Elections have always been “scripted charades” in Iran, said Amir Taheri in The Wall Street Journal, but Iranian President Mahmoud Ahmadinejad's reelection on Friday was particularly “dubious.” The signs of fraud—a too-quick tally of votes, an unrealistic 62.6 percent—caused many Iranians, including clerics, to protest the election as “a putsch by the military-security organs” that backed Ahmadinejad over ex–Prime Minister Mir Hossein Mousavi. So much for the hope that a repressive theocracy will accept the will of the people.
Don’t be so quick to yell fraud, said Ken Ballen and Patrick Doherty in The Washington Post. The Western media portrayed Iranians as “enthusiastic” about Mousavi, but our “scientific sampling” of voters across Iran showed Ahmadinejad leading by more than 2 to 1. Mousavi, in fact, was more popular only among university students, graduates, and the wealthy. So the election results may actually “reflect the will of the Iranian people.”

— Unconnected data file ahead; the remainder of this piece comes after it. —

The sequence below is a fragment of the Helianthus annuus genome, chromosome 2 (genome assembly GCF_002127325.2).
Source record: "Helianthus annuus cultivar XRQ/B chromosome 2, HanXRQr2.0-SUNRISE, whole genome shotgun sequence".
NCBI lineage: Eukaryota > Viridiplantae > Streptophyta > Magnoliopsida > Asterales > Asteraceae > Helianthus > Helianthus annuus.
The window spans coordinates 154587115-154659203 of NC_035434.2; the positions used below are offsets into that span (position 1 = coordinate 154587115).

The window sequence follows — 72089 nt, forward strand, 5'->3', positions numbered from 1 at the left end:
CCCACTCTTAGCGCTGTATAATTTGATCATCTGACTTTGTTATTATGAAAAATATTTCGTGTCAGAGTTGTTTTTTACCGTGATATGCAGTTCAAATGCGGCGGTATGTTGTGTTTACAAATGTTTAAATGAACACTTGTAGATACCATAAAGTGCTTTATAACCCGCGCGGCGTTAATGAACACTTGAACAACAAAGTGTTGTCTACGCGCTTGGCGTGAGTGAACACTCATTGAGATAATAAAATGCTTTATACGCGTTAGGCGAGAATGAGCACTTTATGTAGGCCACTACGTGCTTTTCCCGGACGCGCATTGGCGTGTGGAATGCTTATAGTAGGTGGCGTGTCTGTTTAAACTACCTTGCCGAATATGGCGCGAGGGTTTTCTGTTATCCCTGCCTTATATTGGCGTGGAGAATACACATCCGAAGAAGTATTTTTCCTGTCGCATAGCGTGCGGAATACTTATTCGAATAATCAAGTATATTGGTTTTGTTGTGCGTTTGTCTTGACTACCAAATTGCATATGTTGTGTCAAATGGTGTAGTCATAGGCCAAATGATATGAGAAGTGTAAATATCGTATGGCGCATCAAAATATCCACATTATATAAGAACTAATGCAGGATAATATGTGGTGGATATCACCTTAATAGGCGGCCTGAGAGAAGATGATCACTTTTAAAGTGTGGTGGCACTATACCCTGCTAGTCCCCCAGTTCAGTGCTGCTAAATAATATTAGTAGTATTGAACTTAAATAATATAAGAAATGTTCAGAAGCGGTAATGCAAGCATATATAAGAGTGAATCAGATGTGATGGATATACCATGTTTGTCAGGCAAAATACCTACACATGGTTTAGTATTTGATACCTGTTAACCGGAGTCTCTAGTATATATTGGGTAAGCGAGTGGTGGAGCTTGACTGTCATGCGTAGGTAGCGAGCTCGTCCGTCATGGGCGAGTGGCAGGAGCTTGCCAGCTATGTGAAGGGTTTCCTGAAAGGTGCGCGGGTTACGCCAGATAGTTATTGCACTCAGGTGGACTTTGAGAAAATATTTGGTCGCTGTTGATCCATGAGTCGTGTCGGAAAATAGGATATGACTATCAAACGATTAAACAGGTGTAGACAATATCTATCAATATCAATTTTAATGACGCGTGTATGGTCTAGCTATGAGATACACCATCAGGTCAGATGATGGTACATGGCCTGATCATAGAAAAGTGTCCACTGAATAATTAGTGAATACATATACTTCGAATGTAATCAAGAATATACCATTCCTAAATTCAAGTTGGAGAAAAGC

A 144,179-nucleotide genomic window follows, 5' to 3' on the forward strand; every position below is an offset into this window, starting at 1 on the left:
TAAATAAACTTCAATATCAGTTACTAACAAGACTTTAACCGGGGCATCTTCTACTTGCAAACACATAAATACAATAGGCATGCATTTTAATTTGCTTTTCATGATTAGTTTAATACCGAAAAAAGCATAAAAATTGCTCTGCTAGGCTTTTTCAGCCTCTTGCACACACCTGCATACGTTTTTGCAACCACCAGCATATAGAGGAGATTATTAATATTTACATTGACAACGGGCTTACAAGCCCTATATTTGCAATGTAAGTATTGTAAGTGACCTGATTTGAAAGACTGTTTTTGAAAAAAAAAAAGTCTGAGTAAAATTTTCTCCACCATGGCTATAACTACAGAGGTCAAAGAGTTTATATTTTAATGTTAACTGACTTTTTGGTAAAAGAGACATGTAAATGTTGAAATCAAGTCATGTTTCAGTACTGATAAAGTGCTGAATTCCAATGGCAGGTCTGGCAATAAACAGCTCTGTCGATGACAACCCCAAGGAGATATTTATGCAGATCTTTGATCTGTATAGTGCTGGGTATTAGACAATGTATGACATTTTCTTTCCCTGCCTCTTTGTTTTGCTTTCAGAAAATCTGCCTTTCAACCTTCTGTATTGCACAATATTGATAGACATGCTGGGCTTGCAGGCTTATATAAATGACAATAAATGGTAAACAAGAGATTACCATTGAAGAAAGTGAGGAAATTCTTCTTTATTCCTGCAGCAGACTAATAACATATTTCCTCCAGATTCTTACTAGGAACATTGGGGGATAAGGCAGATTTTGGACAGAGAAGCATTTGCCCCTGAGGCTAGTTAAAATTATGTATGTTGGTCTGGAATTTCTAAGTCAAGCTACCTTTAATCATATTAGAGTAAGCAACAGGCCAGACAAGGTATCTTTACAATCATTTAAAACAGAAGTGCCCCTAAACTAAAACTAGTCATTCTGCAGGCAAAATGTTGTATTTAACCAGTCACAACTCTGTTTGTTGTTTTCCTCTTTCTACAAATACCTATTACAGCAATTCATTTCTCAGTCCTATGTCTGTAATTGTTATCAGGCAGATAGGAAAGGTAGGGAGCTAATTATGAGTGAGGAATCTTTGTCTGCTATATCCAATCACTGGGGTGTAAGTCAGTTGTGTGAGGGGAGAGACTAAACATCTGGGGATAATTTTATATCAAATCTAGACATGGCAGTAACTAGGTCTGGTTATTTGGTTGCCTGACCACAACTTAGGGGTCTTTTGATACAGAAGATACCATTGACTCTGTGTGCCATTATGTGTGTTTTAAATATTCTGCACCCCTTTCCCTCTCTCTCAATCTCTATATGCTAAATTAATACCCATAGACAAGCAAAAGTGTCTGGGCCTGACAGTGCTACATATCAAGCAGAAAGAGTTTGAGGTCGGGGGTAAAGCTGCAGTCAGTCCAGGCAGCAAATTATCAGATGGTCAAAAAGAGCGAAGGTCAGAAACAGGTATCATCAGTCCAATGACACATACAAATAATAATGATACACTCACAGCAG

Iran is at best a “managed democracy,” so the people’s will is heavily filtered, when solicited at all, said Anne Applebaum in Slate. But even the most heavily managed election is “ultimately uncontrollable,” and the “whiff of fraud” opened a new crack in Iran’s “passive society,” leading to the biggest wave of protests in a decade. Even if the election results are “farcical,” they show that “a bad election is better than none at all.”
THE WEEK'S AUDIOPHILE PODCASTS: LISTEN SMARTER
- 7 things the world's happiest people do every day
- Israel has only two choices: Eliminate the Palestinians or make peace
- 7 grammar rules you really should pay attention to
- Why are so many parents being arrested?
- 9 things you probably didn't know about the moon
- The biggest lesson Obama failed to learn from Bush
- 10 burning questions you've always wanted to ask about investing
- Why America is duty bound to help Iraqi Christians
- 10 things you need to know today: July 22, 2014
- How to pack a jar salad
Subscribe to the Week